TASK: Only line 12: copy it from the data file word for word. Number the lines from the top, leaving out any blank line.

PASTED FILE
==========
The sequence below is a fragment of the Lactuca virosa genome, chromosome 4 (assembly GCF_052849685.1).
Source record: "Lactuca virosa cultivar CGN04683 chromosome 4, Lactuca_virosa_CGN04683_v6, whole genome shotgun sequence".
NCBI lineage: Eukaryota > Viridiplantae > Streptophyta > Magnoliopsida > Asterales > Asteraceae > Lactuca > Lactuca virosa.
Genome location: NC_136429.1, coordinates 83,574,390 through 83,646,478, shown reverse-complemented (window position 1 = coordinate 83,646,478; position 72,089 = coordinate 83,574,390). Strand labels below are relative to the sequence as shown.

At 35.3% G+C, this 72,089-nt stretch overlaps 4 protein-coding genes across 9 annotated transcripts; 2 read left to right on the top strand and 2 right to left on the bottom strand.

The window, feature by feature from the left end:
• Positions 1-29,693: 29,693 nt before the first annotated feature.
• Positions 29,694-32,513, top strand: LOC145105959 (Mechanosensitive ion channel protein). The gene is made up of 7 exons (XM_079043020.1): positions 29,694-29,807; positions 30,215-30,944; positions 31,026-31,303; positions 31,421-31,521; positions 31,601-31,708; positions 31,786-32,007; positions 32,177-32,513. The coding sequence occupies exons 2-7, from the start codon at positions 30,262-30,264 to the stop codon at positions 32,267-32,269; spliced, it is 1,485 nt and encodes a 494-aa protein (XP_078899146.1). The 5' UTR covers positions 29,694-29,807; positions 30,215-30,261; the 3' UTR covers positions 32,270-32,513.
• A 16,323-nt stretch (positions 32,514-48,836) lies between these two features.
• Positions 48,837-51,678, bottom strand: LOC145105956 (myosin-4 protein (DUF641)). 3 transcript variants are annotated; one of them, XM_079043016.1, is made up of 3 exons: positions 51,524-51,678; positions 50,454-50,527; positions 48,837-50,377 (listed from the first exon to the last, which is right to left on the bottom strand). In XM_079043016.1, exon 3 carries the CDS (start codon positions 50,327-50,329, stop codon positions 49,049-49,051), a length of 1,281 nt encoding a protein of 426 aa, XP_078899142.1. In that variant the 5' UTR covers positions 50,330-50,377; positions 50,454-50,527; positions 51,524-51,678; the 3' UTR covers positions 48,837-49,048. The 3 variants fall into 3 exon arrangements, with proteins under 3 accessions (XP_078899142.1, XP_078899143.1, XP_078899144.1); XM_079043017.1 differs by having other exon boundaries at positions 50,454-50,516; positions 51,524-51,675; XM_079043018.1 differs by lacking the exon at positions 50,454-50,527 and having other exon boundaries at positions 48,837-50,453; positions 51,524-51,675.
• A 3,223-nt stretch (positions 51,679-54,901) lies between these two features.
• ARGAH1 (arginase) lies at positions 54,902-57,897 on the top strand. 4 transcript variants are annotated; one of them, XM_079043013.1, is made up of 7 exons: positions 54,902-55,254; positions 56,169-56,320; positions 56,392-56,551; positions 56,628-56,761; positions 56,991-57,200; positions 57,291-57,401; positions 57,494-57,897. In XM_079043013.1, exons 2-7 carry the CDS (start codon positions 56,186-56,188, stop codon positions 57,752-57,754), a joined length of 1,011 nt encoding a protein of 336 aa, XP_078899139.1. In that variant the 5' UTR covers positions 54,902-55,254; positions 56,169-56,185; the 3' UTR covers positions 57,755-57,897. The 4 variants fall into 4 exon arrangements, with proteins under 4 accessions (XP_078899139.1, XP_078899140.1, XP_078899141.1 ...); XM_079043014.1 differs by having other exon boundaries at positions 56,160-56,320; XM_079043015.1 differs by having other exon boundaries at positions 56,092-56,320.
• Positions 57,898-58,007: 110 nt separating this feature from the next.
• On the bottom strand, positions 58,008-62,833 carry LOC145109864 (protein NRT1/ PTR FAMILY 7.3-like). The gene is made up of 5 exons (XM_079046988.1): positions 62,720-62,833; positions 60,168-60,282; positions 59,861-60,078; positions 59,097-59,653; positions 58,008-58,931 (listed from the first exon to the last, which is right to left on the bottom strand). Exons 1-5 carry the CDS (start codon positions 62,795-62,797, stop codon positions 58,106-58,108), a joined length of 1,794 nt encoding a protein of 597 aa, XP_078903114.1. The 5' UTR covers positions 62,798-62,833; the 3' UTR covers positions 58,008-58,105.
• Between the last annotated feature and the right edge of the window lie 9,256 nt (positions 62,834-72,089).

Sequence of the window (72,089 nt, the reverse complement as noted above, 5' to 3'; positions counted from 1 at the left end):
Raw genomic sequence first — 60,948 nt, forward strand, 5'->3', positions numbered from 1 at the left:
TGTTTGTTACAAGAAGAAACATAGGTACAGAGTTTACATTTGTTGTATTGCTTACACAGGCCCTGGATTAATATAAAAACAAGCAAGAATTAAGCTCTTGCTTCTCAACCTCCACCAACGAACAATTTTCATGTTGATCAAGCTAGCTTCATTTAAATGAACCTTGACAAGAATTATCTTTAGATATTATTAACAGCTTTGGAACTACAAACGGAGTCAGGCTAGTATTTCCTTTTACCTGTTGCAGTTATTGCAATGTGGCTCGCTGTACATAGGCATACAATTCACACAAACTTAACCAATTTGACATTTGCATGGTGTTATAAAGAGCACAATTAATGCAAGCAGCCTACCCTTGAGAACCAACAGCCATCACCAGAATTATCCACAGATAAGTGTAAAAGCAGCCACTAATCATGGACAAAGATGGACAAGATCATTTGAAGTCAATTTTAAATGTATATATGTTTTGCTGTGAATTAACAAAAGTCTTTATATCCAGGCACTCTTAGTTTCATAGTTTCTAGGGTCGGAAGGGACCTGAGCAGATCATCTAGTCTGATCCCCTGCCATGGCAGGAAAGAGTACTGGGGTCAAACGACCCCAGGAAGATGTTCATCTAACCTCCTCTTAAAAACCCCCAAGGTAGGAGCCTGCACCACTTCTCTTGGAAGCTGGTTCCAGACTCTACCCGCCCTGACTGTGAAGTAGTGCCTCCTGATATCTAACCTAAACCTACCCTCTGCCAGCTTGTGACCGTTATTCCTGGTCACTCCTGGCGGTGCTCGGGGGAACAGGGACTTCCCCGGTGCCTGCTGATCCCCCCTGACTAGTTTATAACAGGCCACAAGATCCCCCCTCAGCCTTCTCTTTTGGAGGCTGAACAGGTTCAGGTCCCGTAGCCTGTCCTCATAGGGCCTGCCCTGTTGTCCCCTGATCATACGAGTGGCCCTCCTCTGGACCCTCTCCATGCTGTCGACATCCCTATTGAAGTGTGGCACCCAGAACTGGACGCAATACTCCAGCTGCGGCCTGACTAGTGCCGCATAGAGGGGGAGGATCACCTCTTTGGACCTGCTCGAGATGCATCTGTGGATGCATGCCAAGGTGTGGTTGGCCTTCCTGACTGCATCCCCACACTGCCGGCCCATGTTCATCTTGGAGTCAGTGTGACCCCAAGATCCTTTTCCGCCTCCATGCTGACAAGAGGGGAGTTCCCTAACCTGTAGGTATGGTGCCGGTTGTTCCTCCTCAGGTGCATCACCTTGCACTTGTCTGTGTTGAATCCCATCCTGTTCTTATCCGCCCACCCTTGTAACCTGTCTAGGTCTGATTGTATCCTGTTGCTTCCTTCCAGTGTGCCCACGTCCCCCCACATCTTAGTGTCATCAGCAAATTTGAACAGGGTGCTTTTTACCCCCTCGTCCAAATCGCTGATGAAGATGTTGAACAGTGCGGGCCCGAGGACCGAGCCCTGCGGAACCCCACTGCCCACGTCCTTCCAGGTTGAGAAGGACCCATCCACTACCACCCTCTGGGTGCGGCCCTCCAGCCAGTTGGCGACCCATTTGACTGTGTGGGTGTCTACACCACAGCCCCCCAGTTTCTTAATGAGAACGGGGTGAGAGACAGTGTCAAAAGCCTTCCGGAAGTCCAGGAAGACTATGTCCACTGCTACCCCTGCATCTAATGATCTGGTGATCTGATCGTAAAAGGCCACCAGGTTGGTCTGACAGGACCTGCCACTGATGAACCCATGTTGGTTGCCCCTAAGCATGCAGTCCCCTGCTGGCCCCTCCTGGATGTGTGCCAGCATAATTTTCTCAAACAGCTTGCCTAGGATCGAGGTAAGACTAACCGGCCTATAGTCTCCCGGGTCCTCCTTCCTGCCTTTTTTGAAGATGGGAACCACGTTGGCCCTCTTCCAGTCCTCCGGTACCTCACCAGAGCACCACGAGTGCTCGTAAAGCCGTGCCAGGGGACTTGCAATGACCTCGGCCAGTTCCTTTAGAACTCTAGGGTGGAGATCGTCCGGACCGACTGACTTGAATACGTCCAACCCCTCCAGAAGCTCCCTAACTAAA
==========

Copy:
• ARGAH1 (arginase) lies at positions 54,902-57,897 on the top strand. 4 transcript variants are annotated; one of them, XM_079043013.1, is made up of 7 exons: positions 54,902-55,254; positions 56,169-56,320; positions 56,392-56,551; positions 56,628-56,761; positions 56,991-57,200; positions 57,291-57,401; positions 57,494-57,897. In XM_079043013.1, exons 2-7 carry the CDS (start codon positions 56,186-56,188, stop codon positions 57,752-57,754), a joined length of 1,011 nt encoding a protein of 336 aa, XP_078899139.1. In that variant the 5' UTR covers positions 54,902-55,254; positions 56,169-56,185; the 3' UTR covers positions 57,755-57,897. The 4 variants fall into 4 exon arrangements, with proteins under 4 accessions (XP_078899139.1, XP_078899140.1, XP_078899141.1 ...); XM_079043014.1 differs by having other exon boundaries at positions 56,160-56,320; XM_079043015.1 differs by having other exon boundaries at positions 56,092-56,320.